7. At the interview: allways tell the truth
. Most interviewers are good at noticing lies. It is better to be honest and say that you don't know something, or don't remember something - that to try to find the answer you don't know. If you're asked if you know UML, and you remember that there is something like this and what it is used for - tell this and add that it is all you know and you didn't use it. One specific question from recruiter can expose that you don't know any details. But add that you are strongly willing to learn, just didn't have a need for it yet. It applies only to encyclopedic knowledge! There are open-ended questions which you should try to answer - more about them in the next paragraph.
8. There are some questions that are not about the knowledge, but about your thinking process
. Learn to recognize them. It can be the design question. Or a strange question about something totally no relevant to your job. Never-ever say 'I don't know' for that kind of questions. You may not know, but you can also have some thoughts. Show your deduction. Show that you are able to ask for details or clarifications. Show that you can think and find a solution for something that is new for you. Show what a problem-solver you can be. Be creative, but not over-creative. I've seen that some people who try to be creative, try so hard, that their solutions became ridiculous. You have to balance this. Think!
After a long silence, I decided to reactivate this blog. A lot of things happened in last few months.
First, I moved to a new home. I had to leave my previous place in September, as I wanted to lease it to students. So I did some renovation and moved temporarily to my in-laws, and some time later I received keys to my new home. I was working on it till February, and only two weeks ago I moved in and set up an internet connection. Can you say: five months without Internet? OK, I had the connection at my workplace, but it is not the same. So: no internet connection, all the time invested into painting, flooring, cleaning and doing 1257 other things... but no time nor determination to blog. It will change.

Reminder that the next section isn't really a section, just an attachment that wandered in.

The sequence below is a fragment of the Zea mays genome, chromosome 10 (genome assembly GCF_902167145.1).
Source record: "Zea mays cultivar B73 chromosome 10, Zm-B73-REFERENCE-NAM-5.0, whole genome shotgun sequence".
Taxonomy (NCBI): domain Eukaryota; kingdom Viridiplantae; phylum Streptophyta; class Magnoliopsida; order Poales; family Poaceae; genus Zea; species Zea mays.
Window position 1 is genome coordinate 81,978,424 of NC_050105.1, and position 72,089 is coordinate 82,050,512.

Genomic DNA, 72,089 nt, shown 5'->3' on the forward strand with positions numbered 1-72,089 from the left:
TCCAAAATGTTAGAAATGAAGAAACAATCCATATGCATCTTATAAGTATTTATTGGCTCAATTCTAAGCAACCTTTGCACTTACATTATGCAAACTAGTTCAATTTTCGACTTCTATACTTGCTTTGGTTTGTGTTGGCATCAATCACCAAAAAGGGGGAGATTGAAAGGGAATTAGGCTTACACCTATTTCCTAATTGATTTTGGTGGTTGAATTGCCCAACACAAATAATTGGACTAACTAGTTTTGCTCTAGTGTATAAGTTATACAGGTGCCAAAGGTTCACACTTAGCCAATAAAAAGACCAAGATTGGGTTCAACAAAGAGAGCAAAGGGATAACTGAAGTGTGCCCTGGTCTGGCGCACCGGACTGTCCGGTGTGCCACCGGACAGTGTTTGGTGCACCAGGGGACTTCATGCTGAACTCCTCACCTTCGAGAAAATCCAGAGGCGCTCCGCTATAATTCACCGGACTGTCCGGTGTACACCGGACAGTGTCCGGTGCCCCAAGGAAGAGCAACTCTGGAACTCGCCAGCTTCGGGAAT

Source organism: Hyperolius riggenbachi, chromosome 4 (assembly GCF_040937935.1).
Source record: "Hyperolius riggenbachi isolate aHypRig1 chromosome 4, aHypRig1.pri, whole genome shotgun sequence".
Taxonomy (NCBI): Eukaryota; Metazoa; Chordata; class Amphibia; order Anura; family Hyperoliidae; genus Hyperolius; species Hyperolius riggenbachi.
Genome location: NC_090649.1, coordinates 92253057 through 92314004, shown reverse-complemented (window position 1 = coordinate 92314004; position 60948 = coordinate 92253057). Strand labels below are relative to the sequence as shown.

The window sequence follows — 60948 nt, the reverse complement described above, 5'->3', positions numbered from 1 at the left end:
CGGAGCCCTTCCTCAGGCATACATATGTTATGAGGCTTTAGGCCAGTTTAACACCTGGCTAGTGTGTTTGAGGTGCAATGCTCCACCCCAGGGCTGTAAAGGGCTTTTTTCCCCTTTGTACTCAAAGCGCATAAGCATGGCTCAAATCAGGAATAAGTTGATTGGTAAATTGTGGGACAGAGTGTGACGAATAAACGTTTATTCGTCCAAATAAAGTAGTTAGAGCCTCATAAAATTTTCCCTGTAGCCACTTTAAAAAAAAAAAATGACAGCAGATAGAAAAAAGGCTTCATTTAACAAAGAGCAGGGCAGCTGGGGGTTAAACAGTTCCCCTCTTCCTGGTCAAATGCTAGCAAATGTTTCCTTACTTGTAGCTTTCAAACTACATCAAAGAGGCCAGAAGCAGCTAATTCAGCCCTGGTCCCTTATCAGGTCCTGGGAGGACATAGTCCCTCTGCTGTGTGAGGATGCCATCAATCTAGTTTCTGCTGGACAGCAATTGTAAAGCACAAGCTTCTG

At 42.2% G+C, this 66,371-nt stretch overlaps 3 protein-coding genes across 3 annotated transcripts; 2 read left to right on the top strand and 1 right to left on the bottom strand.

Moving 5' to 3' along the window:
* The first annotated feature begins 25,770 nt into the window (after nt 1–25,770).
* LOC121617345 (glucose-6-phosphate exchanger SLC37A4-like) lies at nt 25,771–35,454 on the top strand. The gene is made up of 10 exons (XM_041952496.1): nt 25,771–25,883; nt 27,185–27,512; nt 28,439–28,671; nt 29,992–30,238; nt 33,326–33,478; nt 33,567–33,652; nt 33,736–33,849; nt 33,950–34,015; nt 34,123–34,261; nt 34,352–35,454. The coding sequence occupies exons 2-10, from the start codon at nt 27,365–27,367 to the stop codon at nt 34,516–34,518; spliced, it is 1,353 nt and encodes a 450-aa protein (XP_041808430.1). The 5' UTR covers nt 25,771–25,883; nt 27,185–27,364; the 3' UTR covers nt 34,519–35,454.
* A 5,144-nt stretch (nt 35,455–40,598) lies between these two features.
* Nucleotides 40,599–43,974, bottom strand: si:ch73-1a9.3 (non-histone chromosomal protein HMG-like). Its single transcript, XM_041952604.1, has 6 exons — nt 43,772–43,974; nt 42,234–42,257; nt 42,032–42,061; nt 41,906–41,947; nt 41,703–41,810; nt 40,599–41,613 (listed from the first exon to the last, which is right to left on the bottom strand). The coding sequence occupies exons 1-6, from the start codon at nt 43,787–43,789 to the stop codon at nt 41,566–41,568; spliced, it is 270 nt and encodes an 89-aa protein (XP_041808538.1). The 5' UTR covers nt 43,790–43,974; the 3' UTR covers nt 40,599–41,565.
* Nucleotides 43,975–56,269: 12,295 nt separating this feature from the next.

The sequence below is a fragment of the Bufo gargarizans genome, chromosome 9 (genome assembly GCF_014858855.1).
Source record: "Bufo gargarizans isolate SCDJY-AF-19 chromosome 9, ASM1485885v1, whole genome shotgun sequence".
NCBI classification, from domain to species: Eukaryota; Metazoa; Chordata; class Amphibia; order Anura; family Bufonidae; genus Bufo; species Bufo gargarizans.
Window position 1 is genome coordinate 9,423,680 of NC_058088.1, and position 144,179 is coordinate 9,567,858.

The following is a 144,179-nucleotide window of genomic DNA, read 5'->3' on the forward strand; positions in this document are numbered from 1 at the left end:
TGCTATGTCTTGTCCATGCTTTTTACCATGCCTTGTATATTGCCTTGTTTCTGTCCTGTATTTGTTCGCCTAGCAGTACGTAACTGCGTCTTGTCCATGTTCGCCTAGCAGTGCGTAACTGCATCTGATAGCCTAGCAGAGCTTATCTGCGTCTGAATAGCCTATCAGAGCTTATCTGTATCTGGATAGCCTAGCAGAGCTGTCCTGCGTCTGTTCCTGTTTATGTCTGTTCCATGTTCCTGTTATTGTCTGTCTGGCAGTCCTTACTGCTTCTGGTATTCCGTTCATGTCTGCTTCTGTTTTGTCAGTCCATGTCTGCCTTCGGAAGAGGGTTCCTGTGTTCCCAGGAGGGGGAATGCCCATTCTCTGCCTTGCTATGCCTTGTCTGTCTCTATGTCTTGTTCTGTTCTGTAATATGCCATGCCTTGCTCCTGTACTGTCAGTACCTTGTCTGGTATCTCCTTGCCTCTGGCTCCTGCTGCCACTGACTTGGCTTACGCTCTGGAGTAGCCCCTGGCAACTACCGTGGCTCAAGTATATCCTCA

Second, I started looking for a new job. <RANT>You know, I am a developer. .NET developer exactly. If you employed .NET developer and gave him a senior position - what tasks would you give him? Something .NET and development oriented probably? Would you? It appears that it is not so common... For some organizations that .NET developer is the best person to do SAP and J2EE... evaluation. Yeah, not even development - product evaluation. For example: Michal, here is some product... called SAP Enterprise Portal... can you install this and check what can be done with that and if it is the right product to manage 30TB documents a year? After some months of such tasks, I have enough. I want to code. I want to work at a team which does SOMETHING USEFUL. That company is such a disappointment for me.</RANT>
So, I started looking for a new job. I almost got one at InnerWorkings
- but we couldn't agree on some details. Basically it was my fault, because I didn't listen to my recruiter's suggestions about salary and came out with much higher requirements. So it is a bit of advice: your recruiter is your friend. She wants you to succeed and she wants the company to succeed - basicaly, to make both parties happy. Listen to what she says.
The position involved relocation from Poland to Ireland and I was afraid that I won't be able to start there with my family, so I made my expectations a bit to high. As I see it now it was a mistake - the guys at InnerWorkings are doing amazing things, it is definitely worth looking at. I think that it is e-learning taken to a whole next level. They're teaching developers how to create enterprise-level applications. Awesome stuff.
At the moment I am still in Poland and I think I finaly found the place I want to work at, and hey, it is even in my city! So, if everything goes well, no relocation. That's great. More on that when I finish the negotiations ;)
What else? I am starting a .NET Users Group. I think that the process of launching such group can be interesting, so I'll write a bit more about it in following posts.